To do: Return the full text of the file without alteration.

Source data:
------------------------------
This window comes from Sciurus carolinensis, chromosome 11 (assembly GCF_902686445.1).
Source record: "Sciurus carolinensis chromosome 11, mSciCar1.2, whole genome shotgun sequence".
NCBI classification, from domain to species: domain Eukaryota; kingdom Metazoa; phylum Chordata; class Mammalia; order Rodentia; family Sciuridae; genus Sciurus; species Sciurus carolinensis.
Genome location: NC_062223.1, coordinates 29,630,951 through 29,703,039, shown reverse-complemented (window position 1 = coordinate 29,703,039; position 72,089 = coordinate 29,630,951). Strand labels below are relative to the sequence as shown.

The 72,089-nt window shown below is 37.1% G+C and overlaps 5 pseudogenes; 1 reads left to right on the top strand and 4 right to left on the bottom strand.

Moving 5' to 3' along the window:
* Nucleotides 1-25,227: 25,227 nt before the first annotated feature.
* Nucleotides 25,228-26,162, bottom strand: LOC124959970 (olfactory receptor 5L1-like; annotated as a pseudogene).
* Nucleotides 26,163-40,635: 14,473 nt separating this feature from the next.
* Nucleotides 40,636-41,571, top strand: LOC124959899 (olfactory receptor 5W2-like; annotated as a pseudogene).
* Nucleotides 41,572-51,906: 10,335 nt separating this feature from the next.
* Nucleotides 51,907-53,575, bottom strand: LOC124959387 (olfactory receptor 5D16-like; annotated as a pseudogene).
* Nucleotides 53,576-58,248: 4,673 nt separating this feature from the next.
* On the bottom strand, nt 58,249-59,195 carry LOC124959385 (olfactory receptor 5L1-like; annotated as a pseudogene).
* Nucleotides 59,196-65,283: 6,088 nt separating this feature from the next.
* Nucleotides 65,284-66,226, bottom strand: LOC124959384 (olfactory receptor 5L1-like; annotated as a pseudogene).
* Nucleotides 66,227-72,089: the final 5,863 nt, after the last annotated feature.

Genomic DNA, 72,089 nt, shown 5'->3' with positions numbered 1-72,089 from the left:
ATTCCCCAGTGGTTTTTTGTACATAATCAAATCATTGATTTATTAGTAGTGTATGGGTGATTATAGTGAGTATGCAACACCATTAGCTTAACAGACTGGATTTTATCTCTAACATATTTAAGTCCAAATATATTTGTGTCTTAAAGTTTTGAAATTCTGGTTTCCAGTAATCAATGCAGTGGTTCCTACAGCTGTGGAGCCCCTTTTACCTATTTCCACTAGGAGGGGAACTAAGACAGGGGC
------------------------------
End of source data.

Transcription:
This window comes from Sciurus carolinensis, chromosome 11 (assembly GCF_902686445.1).
Source record: "Sciurus carolinensis chromosome 11, mSciCar1.2, whole genome shotgun sequence".
NCBI classification, from domain to species: domain Eukaryota; kingdom Metazoa; phylum Chordata; class Mammalia; order Rodentia; family Sciuridae; genus Sciurus; species Sciurus carolinensis.
Genome location: NC_062223.1, coordinates 29,630,951 through 29,703,039, shown reverse-complemented (window position 1 = coordinate 29,703,039; position 72,089 = coordinate 29,630,951). Strand labels below are relative to the sequence as shown.

The 72,089-nt window shown below is 37.1% G+C and overlaps 5 pseudogenes; 1 reads left to right on the top strand and 4 right to left on the bottom strand.

Moving 5' to 3' along the window:
* Nucleotides 1-25,227: 25,227 nt before the first annotated feature.
* Nucleotides 25,228-26,162, bottom strand: LOC124959970 (olfactory receptor 5L1-like; annotated as a pseudogene).
* Nucleotides 26,163-40,635: 14,473 nt separating this feature from the next.
* Nucleotides 40,636-41,571, top strand: LOC124959899 (olfactory receptor 5W2-like; annotated as a pseudogene).
* Nucleotides 41,572-51,906: 10,335 nt separating this feature from the next.
* Nucleotides 51,907-53,575, bottom strand: LOC124959387 (olfactory receptor 5D16-like; annotated as a pseudogene).
* Nucleotides 53,576-58,248: 4,673 nt separating this feature from the next.
* On the bottom strand, nt 58,249-59,195 carry LOC124959385 (olfactory receptor 5L1-like; annotated as a pseudogene).
* Nucleotides 59,196-65,283: 6,088 nt separating this feature from the next.
* Nucleotides 65,284-66,226, bottom strand: LOC124959384 (olfactory receptor 5L1-like; annotated as a pseudogene).
* Nucleotides 66,227-72,089: the final 5,863 nt, after the last annotated feature.

Genomic DNA, 72,089 nt, shown 5'->3' with positions numbered 1-72,089 from the left:
ATTCCCCAGTGGTTTTTTGTACATAATCAAATCATTGATTTATTAGTAGTGTATGGGTGATTATAGTGAGTATGCAACACCATTAGCTTAACAGACTGGATTTTATCTCTAACATATTTAAGTCCAAATATATTTGTGTCTTAAAGTTTTGAAATTCTGGTTTCCAGTAATCAATGCAGTGGTTCCTACAGCTGTGGAGCCCCTTTTACCTATTTCCACTAGGAGGGGAACTAAGACAGGGGC